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The Greatest Mayor: “How Would Dinkins Have Done, Had He Come After Giuliani?”

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Cunningham: Can I interrupt? I’m actually a big fan of Mayor Bloomberg. He is not out of touch. There’s a real willingness to try and grapple with some seemingly intractable problems in the current economic climate.

Smith: The consensus I’m hearing is Bloomberg, with an asterisk.

Cunningham: Let’s make sure that we remember that we’re barely one year into another four-year term. I pick Lindsay.

Sharpton: You can say, with some legitimacy, “La Guardia dealt with a depression, and Bloomberg dealt with a terrorist attack.” But they had a lot of help from beyond the city—from the national government and the state government. David Dinkins was dealing with everything from Crown Heights to the Korean-deli boycott on his own. He created a better tone in a city that was very polarized. It cost him his re-election, but without the qualities he had, the city would’ve been much worse off. He doesn’t get credit for Safe Streets, Safe City, but he set a tone that helped to save the city and did things that paid off later on. Dinkins had to weather the storm alone. That’s why I give him a mark up.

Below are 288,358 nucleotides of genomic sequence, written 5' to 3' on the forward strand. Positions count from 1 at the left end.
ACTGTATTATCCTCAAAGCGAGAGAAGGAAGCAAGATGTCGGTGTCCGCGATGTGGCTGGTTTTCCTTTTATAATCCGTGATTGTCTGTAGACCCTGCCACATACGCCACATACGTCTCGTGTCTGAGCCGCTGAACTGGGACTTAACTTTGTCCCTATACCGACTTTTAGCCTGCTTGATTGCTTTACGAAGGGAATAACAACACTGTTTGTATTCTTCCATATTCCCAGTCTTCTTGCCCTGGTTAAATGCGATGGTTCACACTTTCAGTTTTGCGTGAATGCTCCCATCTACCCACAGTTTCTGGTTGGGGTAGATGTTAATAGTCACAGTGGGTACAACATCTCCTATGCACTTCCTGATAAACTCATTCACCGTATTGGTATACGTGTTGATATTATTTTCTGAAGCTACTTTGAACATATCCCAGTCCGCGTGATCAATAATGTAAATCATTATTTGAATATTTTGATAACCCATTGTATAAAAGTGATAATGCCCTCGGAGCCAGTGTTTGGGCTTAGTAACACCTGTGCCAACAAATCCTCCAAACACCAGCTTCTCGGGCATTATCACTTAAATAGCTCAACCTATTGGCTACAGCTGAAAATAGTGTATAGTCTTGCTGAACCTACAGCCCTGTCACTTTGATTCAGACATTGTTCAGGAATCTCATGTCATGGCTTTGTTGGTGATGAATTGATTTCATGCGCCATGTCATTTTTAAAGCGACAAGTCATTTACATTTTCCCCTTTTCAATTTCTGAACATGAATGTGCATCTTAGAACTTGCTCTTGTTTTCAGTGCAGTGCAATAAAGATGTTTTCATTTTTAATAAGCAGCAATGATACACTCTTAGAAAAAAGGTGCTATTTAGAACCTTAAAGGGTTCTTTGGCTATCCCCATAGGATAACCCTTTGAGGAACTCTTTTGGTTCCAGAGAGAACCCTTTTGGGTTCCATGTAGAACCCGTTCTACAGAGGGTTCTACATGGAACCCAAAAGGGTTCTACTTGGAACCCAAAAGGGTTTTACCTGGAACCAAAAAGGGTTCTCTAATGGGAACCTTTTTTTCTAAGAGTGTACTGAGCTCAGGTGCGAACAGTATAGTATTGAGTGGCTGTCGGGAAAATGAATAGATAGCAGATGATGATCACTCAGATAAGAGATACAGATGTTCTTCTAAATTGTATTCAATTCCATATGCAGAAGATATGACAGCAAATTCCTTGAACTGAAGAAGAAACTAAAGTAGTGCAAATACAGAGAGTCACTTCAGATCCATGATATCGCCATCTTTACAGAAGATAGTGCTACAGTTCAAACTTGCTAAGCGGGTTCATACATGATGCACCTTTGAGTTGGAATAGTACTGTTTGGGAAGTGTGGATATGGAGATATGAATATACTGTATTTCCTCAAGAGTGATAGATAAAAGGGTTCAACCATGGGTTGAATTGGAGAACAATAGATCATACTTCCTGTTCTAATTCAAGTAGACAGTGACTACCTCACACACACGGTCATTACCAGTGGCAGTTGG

Hardt: The great politicians are the people who wake up in the morning and think they should rule the world. Bloomberg thinks everything should be called Bloomberg. And I think that is a healthy impulse for a mayor, even if it’s delusional among the other 8 million New Yorkers. As long as it’s in check. There’s a narrative with a lot of these mayors of wanting a little too much. Bloomberg is very interested in being on Meet the Press right now, but if you start loving your face in the national mirror too much—I’m not saying running for president, but going for some summit somewhere rather than dealing with the problems here, because you’re bored after giving the same speech for nine years—that could be a problem, where people are sitting in this conference room five years from now, saying, “Wow, that’s great Bloomberg did all these great managerial things, but that third term, he didn’t do much.” So I pick La Guardia. He oversaw the city in a transformative time and became the gold standard for all future mayors.

Smith: Why did I expect agreement?

Sharpton: That wouldn’t be New York.


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